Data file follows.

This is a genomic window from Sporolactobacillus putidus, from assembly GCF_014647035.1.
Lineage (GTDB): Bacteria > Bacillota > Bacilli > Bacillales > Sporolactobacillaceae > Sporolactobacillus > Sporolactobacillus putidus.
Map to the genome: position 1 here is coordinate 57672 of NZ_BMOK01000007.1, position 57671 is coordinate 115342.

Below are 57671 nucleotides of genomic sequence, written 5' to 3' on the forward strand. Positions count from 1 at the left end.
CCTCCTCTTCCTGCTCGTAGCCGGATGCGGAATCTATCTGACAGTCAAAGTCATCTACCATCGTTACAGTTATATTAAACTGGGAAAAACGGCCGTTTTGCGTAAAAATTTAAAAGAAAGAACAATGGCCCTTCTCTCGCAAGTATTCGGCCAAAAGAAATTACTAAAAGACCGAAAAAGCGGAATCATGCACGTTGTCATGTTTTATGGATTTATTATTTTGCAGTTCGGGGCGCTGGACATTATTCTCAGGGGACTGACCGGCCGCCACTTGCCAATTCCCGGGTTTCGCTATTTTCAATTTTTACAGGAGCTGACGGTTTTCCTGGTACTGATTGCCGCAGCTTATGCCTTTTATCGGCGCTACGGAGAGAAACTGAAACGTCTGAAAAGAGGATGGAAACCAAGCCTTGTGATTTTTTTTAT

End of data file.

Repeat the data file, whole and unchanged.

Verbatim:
This is a genomic window from Sporolactobacillus putidus, from assembly GCF_014647035.1.
Lineage (GTDB): Bacteria > Bacillota > Bacilli > Bacillales > Sporolactobacillaceae > Sporolactobacillus > Sporolactobacillus putidus.
Map to the genome: position 1 here is coordinate 57672 of NZ_BMOK01000007.1, position 57671 is coordinate 115342.

Below are 57671 nucleotides of genomic sequence, written 5' to 3' on the forward strand. Positions count from 1 at the left end.
CCTCCTCTTCCTGCTCGTAGCCGGATGCGGAATCTATCTGACAGTCAAAGTCATCTACCATCGTTACAGTTATATTAAACTGGGAAAAACGGCCGTTTTGCGTAAAAATTTAAAAGAAAGAACAATGGCCCTTCTCTCGCAAGTATTCGGCCAAAAGAAATTACTAAAAGACCGAAAAAGCGGAATCATGCACGTTGTCATGTTTTATGGATTTATTATTTTGCAGTTCGGGGCGCTGGACATTATTCTCAGGGGACTGACCGGCCGCCACTTGCCAATTCCCGGGTTTCGCTATTTTCAATTTTTACAGGAGCTGACGGTTTTCCTGGTACTGATTGCCGCAGCTTATGCCTTTTATCGGCGCTACGGAGAGAAACTGAAACGTCTGAAAAGAGGATGGAAACCAAGCCTTGTGATTTTTTTTAT